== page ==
In memory, I learned to love my old man and stopped arguing with him

Gentlemen, I have bad news to give you: parents die. Many will be able to celebrate their day with them today; Many will be able -if time has passed- to reconcile with sadness and remember them with a smile. Parents die. You already know that Shakespeare lives in every family: nowhere is there so much love and so much hate, so much frustration and so much affection.

My grandmother, Doña Carmen, was illiterate, but she had learned a lot about life. When I crossed a line, she said: “Leave him alone, he’s a boy, when he grows up he’ll understand.”

When we are big, we understand.

Vinicius de Moraes wrote that Clodoaldo Pereira Da Silva Moraes, his father, and he did not exchange more than ten words in their entire lives. “Good morning, how are you doing? Until you come back.” And sometimes not even that. “We understood each other and loved each other in silence” -writes Vinicius. “My father and I”.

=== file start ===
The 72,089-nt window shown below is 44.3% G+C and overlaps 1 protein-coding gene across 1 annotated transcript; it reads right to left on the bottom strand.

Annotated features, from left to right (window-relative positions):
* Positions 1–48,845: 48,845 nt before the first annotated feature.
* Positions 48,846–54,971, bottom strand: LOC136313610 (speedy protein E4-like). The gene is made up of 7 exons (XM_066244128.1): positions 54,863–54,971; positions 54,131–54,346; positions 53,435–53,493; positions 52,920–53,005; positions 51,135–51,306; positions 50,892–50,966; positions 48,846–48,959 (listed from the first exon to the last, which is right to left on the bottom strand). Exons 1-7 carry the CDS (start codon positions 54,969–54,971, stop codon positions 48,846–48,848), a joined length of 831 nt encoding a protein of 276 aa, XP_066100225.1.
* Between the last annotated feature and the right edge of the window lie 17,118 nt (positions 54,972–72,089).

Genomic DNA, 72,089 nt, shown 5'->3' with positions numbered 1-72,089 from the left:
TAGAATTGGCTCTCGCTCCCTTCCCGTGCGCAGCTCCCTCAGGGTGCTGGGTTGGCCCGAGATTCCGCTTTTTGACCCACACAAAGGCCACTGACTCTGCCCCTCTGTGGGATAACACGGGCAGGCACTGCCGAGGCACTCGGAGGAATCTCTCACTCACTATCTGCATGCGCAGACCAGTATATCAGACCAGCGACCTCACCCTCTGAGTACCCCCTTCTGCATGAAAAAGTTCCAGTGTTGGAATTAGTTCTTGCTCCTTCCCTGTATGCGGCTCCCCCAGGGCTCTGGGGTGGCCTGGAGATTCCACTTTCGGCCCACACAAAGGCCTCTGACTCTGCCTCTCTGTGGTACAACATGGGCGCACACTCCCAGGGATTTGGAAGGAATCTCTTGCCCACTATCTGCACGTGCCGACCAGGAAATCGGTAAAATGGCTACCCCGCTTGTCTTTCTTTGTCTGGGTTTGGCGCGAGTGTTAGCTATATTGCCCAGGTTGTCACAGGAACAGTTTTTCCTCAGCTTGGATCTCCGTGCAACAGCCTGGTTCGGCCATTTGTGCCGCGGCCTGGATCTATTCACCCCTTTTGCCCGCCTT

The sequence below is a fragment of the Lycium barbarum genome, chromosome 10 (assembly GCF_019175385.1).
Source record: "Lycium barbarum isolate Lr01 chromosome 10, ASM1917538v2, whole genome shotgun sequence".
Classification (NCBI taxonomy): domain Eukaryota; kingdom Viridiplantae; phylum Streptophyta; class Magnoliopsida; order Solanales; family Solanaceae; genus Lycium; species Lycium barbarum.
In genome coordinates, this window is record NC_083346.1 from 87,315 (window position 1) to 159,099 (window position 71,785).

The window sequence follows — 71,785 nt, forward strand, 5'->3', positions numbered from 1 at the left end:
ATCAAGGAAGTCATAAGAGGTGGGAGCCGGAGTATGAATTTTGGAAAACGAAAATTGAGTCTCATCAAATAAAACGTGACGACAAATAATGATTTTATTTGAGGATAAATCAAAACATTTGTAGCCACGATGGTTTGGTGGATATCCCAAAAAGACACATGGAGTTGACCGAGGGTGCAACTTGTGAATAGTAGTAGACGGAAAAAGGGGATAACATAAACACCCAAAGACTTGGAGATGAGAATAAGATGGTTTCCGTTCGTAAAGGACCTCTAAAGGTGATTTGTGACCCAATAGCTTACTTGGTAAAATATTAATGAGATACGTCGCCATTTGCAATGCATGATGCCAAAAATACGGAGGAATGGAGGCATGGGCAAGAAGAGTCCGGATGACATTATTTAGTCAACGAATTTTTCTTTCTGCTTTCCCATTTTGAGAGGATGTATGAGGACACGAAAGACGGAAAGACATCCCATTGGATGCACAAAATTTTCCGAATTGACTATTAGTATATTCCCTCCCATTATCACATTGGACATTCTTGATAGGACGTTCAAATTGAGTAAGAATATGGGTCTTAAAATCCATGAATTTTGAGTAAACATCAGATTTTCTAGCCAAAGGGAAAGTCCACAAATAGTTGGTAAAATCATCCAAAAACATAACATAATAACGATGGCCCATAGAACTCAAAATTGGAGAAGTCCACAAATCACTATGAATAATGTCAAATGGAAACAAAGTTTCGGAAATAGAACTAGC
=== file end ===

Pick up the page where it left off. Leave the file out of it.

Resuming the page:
He says elsewhere: “I am sure that, if we had begun to talk, we would both have fallen into tears. For all that could have been and was not, all that we would have liked to give each other and could not. So many things that our eyes didn’t linger too long when they met, making our words difficult.”

I am 62, I come from a time when no one talked to parents. My mom was sick, she couldn’t speak, but with my old man I went out to eat only once. We ate at a pizzeria below the Sarandí viaduct. At that time only the bride and groom said “I love you”. And nobody talked to the parents.

I had a lot of fights with my old man, and once we were about to come to blows. Later I understood him, more and more, until time ran out for him one afternoon, in a hospital in Parque Centenario.

My old man did what he could. I know the answer is mediocre, but perhaps in life everyone does what they can and only some exceed the limits they have.

The death of his father came to Vinicius by phone at three in the morning when he was the Brazilian consul in Los Angeles. When one overcomes the anger and sadness of death, you reach a valley where memories turn to melancholy.

Thirty years later, almost every day I remember my oldeither. I learned, in memory, to love him and I stopped arguing with him. As Borges used to say: “we faced each other over something as minor as opinions”.

I wanted to tell you today that, incredible as it may seem, parents die

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